Graduate studies at Western
Studies in History and Philosophy of Science Part B 37 (1):174-191 (2006)
|Abstract||In his general theory of relativity (GR) Einstein sought to generalize the special-relativistic equivalence of inertial frames to a principle according to which all frames of reference are equivalent. He claimed to have achieved this aim through the general covariance of the equations of GR. There is broad consensus among philosophers of relativity that Einstein was mistaken in this. That equations can be made to look the same in different frames certainly does not imply in general that such frames are physically equivalent. We shall argue, however, that Einstein's position is tenable. The equivalence of arbitrary frames in GR should not be equated with relativity of arbitrary motion, though. There certainly are observable differences between reference frames in GR (differences in the way particles move and fields evolve). The core of our defense of Einstein's position will be to argue that such differences should be seen as fact-like rather than law-like in GR. By contrast, in classical mechanics and in special relativity (SR) the differences between inertial systems and accelerated systems have a law-like status. The fact-like character of the differences between frames in GR justifies regarding them as equivalent in the same sense as inertial frames in SR.|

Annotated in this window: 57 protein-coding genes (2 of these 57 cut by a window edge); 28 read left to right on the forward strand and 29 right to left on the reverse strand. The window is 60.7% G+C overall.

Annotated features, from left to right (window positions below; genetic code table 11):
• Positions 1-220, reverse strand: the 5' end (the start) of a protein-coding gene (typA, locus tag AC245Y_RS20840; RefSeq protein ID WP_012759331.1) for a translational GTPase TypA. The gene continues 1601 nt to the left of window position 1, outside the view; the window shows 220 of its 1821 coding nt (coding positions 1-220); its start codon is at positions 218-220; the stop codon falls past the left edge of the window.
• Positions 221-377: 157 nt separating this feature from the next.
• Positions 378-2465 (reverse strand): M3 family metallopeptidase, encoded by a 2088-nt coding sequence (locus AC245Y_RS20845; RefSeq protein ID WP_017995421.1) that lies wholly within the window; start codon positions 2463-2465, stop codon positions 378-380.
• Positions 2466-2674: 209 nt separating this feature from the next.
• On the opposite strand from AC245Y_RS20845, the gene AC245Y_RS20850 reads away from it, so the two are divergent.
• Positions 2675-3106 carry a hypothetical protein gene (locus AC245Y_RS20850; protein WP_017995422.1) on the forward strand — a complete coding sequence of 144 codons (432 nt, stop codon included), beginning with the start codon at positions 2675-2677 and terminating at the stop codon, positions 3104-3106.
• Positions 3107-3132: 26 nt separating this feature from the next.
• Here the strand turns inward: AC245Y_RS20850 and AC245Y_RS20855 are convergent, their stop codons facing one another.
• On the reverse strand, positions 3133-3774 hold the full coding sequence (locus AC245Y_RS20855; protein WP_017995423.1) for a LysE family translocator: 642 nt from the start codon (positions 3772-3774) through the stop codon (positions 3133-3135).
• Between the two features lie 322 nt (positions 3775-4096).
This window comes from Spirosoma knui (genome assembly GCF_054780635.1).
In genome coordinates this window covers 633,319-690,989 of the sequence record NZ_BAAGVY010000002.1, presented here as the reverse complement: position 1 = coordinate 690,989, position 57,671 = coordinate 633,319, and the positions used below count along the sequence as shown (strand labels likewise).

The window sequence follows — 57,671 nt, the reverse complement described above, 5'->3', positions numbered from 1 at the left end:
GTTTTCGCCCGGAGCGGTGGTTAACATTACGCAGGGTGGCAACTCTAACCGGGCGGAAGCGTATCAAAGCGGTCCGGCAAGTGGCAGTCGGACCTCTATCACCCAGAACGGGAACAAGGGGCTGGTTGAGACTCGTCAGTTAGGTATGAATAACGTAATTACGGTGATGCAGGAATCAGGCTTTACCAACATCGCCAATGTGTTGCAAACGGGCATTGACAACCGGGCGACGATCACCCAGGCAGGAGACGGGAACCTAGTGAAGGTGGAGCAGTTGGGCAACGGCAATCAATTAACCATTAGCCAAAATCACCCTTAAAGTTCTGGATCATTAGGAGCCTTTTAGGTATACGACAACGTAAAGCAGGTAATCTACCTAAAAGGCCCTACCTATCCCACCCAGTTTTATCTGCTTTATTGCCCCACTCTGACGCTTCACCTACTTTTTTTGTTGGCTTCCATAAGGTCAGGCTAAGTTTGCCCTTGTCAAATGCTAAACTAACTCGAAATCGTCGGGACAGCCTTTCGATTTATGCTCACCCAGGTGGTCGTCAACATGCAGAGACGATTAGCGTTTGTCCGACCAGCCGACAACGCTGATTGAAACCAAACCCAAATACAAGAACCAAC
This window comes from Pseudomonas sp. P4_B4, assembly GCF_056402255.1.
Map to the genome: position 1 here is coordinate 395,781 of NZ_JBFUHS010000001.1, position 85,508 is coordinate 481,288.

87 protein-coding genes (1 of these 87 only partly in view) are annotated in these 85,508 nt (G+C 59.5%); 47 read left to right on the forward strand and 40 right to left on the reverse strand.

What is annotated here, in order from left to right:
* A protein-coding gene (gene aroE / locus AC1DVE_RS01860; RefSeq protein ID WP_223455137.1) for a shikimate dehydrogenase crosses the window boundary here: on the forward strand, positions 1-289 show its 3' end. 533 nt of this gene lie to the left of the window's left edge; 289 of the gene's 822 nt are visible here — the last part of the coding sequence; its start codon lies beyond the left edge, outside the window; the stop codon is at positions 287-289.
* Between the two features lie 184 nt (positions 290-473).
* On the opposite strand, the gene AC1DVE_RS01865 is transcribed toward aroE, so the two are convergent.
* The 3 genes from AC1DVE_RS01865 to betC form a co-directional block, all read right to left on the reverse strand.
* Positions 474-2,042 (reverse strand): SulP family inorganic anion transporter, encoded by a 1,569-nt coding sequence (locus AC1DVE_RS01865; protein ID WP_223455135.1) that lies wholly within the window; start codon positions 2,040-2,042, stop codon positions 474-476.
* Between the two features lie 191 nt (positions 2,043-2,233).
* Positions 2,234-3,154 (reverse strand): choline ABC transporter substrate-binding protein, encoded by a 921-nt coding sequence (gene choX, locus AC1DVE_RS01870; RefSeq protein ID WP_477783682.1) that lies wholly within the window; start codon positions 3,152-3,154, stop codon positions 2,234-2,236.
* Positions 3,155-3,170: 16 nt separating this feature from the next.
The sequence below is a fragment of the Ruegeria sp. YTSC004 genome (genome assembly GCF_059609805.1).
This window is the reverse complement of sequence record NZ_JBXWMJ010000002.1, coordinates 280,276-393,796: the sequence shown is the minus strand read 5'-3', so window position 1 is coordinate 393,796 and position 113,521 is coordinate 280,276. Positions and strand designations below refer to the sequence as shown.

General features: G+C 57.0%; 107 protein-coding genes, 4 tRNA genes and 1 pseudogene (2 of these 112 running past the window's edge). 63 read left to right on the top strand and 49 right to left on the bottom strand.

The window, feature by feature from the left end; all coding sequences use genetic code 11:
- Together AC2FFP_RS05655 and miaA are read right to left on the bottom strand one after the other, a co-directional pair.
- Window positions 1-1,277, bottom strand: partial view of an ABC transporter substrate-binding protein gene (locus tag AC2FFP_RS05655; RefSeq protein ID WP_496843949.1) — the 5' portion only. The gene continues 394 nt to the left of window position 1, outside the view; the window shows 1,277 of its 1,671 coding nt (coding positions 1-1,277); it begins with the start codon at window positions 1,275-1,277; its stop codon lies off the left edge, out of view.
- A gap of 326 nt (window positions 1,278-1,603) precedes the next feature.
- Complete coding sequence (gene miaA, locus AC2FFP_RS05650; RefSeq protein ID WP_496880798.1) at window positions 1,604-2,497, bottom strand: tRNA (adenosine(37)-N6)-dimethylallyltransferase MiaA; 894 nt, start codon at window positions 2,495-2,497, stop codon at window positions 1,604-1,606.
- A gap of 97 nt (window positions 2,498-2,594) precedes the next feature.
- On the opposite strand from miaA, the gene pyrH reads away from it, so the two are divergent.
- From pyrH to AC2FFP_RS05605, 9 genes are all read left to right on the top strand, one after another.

|Keywords||No keywords specified (fix it)|
|Categories||categorize this paper)|
|Through your library||Configure|
Similar books and articles
Toshio Ishigaki (1995). A Formal System for Classical Particle Mechanics, its Model-Theoretic Applications and Space-Time Structure. Synthese 102 (2):267 - 292.
Robert Goldblatt (2006). Maps and Monads for Modal Frames. Studia Logica 83 (1-3):309 - 331.
Peter Gabriel Bergmann (1942). Introduction to the Theory of Relativity. New York, Prentice-Hall, Inc..
Roger Jones (1980). Is General Relativity Generally Relativistic? PSA: Proceedings of the Biennial Meeting of the Philosophy of Science Association 1980:363 - 381.
Allen I. Janis (1969). Synchronism by Slow Transport of Clocks in Noninertial Frames of Reference. Philosophy of Science 36 (1):74-81.
M. Ghins, Budden &Unknown & T. (2001). The Principle of Equivalence. Studies in History and Philosophy of Science Part B 32 (1):33-51.
Added to index2009-01-28
Total downloads61 ( #18,848 of 739,671 )
Recent downloads (6 months)38 ( #2,653 of 739,671 )
How can I increase my downloads?